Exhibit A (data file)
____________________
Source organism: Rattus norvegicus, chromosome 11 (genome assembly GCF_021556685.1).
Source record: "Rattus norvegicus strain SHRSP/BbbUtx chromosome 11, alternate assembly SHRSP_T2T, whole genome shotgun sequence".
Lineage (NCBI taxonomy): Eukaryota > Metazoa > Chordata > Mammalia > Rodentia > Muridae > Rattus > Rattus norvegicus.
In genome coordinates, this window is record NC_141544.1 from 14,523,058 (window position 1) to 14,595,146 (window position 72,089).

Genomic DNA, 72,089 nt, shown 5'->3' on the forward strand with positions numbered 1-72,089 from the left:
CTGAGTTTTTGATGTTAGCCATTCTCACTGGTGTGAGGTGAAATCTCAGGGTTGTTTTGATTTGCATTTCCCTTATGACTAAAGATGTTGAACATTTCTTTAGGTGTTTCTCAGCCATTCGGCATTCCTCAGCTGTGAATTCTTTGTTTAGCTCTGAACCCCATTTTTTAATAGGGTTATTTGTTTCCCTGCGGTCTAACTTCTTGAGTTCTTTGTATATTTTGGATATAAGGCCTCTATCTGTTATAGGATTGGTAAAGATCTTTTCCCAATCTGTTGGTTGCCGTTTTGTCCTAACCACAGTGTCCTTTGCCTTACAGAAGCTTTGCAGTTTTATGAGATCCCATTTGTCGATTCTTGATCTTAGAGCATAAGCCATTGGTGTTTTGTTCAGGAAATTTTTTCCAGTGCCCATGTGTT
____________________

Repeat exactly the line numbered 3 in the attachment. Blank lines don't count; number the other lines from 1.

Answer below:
Lineage (NCBI taxonomy): Eukaryota > Metazoa > Chordata > Mammalia > Rodentia > Muridae > Rattus > Rattus norvegicus.